Sunday, 6 July 2014

Israel's purging of Palestinian children - don't mention The Occupation

It's another grim reminder of the kind of 'justice' Palestinian children can expect from 'the world's most moral army'.
As Jonathan Cook blogs, the beating and unlawful incarceration of Tarek is consistent with the inhuman treatment experienced by the family of Tarek's murdered 16-year-old Palestinian cousin, Muhammad Abu Khdeir.

Autopsy results have confirmed that Muhammad was burned alive after being abducted in Jerusalem. Arrests have now been made, though Palestinians have little faith that proper justice will ensue.
Tarek has also now been released. But, as reported by Rania Khalek for Electronic Intifada, Tarek's father and other family members have struggled to get US Consulate officials to press Israel on Tarek's behalf:
When asked if he expects any accountability or justice for the treatment of his son, Salahedeen said, “No way, this is Israel. There is no protection for Palestinians from the police or soldiers or army.”
Speaking movingly about Muhammad's murder, his cousin Dimah Khdeir also criticised general media indifference to Palestinian suffering:
No one cares. The media doesn't. Obviously, you’re [Yolande Knell of the BBC] talking to me, you’re part of the media, but there’s something crazy going on. But for the most part, no one talks about the Palestinian situation, the Palestinian case. It’s quieted, it’s shushed because most people support the Israeli government. No one cares if six people are missing, 10 people die, two kids are kidnapped, 10 women are killed. No one cares about Palestinians.
One wonders whether the BBC and other leading media would have even covered such Palestinian killings had three Israeli teenagers not been killed earlier. For, as with the treatment of Muhammad's cousin and other family, it seems there's a higher premium placed on Israeli deaths.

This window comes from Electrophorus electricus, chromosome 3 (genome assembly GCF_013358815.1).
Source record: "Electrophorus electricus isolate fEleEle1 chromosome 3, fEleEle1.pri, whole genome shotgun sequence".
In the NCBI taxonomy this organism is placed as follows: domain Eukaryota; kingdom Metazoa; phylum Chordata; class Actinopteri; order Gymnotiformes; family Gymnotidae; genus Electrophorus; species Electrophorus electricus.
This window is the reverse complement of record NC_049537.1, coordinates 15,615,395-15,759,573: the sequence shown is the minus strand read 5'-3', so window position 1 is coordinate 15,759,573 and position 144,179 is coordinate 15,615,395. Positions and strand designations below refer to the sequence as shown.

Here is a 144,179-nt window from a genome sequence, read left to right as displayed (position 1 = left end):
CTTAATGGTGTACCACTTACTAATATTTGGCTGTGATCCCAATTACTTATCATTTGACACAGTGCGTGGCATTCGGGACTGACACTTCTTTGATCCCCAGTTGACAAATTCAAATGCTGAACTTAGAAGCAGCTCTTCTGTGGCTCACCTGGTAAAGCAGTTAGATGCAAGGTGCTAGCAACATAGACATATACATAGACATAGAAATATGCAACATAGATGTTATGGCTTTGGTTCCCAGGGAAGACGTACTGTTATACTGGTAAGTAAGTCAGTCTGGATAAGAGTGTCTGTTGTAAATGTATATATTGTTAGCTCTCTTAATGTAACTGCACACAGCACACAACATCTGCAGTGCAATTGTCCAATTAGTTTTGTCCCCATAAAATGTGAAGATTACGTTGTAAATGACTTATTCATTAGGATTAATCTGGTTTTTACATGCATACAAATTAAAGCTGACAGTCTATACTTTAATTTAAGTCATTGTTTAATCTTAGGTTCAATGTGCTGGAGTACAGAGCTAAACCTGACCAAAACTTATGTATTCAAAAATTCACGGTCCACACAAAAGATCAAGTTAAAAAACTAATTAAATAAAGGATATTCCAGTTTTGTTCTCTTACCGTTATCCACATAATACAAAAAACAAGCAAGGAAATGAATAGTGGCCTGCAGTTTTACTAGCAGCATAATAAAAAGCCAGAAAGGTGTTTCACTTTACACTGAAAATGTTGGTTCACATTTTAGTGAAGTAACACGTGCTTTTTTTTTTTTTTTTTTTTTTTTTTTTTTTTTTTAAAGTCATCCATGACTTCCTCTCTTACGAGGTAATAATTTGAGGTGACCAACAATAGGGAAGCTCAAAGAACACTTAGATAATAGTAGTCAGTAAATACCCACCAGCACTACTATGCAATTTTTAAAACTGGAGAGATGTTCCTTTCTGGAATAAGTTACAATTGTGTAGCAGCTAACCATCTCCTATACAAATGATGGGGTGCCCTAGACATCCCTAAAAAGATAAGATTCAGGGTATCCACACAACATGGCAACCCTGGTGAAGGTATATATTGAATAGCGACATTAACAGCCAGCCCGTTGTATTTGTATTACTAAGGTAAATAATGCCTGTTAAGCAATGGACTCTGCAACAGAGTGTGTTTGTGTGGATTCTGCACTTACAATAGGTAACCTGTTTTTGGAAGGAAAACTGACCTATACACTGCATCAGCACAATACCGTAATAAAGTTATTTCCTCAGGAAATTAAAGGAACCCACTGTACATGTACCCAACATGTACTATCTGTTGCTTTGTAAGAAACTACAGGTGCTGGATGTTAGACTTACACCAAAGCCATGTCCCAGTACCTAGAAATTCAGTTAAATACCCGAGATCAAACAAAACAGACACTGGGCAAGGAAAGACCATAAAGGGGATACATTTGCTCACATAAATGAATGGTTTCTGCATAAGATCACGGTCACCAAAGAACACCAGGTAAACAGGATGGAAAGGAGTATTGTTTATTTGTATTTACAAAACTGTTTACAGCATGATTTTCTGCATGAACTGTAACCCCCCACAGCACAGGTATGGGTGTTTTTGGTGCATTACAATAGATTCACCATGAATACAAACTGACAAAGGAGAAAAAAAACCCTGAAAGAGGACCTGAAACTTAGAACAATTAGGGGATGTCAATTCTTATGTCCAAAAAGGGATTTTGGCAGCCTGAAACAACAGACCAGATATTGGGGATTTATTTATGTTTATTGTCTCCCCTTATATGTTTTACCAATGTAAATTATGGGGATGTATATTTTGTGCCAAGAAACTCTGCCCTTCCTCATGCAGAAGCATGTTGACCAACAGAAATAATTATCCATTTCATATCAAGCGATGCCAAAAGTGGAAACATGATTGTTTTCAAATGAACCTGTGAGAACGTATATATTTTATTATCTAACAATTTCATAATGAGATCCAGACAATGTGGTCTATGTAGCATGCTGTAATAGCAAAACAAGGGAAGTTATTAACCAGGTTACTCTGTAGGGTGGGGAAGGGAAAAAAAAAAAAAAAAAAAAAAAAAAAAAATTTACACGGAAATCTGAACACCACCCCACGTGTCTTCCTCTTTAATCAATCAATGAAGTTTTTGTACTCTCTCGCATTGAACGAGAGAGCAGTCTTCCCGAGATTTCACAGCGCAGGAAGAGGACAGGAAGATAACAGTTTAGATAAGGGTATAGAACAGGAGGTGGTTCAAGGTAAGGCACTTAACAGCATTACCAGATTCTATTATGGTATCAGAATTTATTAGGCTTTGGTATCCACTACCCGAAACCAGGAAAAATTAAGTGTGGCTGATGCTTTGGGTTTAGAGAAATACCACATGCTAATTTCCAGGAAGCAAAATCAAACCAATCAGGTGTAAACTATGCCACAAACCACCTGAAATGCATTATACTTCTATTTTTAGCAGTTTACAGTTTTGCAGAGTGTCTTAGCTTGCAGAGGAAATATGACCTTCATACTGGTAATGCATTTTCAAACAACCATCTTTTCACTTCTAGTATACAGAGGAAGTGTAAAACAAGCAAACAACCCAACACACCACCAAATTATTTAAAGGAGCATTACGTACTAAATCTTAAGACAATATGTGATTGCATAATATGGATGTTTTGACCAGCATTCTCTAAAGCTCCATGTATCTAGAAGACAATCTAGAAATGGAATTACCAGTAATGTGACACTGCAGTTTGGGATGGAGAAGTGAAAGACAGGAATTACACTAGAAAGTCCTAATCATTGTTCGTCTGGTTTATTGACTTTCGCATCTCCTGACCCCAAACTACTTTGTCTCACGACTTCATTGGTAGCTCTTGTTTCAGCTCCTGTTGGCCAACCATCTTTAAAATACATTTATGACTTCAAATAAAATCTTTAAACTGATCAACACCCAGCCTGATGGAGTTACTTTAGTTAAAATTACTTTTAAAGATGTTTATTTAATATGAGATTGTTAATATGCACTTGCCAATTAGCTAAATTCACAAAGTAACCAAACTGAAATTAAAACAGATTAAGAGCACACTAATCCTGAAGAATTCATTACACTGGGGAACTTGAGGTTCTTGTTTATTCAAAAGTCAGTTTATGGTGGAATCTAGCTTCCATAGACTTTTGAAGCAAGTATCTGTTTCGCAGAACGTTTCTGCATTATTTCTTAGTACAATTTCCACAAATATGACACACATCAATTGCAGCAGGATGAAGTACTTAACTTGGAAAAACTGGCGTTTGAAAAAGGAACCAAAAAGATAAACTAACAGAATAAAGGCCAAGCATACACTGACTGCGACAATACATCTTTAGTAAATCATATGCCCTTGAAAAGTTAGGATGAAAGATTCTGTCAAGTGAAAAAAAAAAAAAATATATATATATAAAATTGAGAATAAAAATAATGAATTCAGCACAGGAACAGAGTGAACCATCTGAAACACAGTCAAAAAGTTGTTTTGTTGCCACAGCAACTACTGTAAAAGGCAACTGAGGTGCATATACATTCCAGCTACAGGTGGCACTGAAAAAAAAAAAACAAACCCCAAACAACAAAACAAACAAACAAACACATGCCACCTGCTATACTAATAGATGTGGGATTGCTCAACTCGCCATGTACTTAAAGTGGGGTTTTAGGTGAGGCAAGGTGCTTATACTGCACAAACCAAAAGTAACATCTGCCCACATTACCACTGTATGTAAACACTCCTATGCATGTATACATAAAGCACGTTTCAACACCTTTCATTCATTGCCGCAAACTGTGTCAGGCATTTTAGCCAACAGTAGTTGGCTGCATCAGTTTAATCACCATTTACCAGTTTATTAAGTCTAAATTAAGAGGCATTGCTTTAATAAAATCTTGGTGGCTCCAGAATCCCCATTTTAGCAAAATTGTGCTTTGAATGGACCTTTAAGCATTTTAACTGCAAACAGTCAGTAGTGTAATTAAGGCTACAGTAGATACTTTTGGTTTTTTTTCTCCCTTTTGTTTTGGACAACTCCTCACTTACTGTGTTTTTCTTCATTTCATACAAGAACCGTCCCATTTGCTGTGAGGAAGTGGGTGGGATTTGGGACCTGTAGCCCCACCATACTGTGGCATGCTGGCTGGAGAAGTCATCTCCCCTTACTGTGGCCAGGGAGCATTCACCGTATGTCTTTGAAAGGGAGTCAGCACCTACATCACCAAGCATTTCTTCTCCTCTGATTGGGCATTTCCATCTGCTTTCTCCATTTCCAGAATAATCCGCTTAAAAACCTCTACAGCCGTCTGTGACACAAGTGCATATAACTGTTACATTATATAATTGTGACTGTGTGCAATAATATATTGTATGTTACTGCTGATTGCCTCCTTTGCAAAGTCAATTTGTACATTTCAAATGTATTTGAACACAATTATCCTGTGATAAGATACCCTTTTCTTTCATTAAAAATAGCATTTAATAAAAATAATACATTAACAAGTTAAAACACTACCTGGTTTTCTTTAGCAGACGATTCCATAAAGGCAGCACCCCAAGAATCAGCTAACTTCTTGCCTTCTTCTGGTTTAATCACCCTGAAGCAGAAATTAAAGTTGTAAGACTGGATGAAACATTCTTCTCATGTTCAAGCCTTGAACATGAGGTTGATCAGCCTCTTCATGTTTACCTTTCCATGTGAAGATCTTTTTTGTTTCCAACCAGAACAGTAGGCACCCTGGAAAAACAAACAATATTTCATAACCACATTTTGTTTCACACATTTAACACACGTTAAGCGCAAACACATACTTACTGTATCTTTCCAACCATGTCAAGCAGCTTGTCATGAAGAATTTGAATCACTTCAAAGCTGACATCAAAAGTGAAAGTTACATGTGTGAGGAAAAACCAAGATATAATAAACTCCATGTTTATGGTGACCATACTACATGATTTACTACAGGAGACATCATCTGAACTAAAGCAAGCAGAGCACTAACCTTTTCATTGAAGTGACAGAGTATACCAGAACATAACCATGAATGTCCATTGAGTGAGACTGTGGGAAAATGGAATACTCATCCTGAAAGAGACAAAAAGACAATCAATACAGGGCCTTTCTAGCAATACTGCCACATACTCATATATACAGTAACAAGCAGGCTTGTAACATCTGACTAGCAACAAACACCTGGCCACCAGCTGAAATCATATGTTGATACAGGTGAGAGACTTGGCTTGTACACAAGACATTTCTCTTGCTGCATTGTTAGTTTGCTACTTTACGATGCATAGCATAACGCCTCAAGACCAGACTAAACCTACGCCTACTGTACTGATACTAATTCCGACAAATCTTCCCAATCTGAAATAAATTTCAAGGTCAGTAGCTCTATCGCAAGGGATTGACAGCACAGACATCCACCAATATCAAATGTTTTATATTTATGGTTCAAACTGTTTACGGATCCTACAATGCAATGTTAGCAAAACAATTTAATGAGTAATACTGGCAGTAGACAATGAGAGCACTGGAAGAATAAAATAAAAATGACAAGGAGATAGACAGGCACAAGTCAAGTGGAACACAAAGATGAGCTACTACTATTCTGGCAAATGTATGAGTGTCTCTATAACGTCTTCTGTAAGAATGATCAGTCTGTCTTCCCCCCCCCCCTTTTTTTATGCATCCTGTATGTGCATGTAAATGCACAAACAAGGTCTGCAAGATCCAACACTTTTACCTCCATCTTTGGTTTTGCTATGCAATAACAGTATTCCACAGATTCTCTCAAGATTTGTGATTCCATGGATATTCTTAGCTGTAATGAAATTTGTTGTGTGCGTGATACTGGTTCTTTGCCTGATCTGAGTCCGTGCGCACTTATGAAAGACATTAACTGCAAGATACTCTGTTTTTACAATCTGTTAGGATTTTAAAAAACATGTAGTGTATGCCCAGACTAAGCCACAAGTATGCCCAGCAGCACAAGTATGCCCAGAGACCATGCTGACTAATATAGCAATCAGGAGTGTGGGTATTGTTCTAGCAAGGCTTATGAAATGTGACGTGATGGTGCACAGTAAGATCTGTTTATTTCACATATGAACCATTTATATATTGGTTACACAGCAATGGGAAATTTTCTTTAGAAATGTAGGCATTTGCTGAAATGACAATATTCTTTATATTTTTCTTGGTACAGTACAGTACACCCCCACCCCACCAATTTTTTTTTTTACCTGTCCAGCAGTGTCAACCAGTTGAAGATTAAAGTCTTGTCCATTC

As suggested by a tortured article from the Guardian's Jonathan Freedland, it's also revealing how media comment and analysis is routinely framed as 'tit-for-tat' revenge, a 'cycle of vengeance', all feeding the convenient narrative of 'two sides' locked in an 'intractable conflict', rather than the true, but never properly contextualised, fact of an Occupier and an Occupied. 
Here, in a deplorable statement, is what senior BBC correspondent Kevin Connolly has to say about the 'weighing' of such violence: 
Palestinians have been killed in the Israeli security sweeps conducted across the West Bank, as the Israeli army searched for the three boys and for clues as to what happened to them, but I think Israelis would argue that the nature of this crime – these three boys were from a religious college on the West Bank – they were just hitchhiking home for the weekend — the nature of it, the brutal abduction, the murder, the fact that the families were left for two and a half weeks not knowing the fate of the boys — there was a special kind of chilling factor, a cold blooded calculation to that crime that slightly sets it aside from the other waves of violence that we report on across the Middle East. [Original emphasis.]
So what we have is a supposedly impartial BBC Middle East correspondent elevating three Israeli deaths above all others in the Middle East and justifying this elevation by claiming that the circumstances in which they were killed were uniquely awful.
While effectively relegating Palestinian lives to that of Israelis, Connolly has, likewise, nothing to say about the primary cause and context of the killings: the Occupation. Indeed, it's sobering to think that this vital word is almost entirely excluded from BBC and other media output. 
We are all human beings. We share the same hoped-for humanity, the ability to comprehend the pain families feel when their children are murdered, beaten and locked-up, and to recognise how children themselves are scarred and blighted by violence. But we also have a humanitarian duty to help identify the central cause of that violence: the historic crime of the Nakba and Israel's brutal removal of Palestinians from their land and homes. All present questions and possible resolutions must still return to the core illegality of the Occupation.    
Complementing widespread protests, this was the scene yesterday in Glasgow's Buchanan Street as people gathered to denounce Israeli terror and the rampant media bias that prevents these essential truths from being properly aired.   

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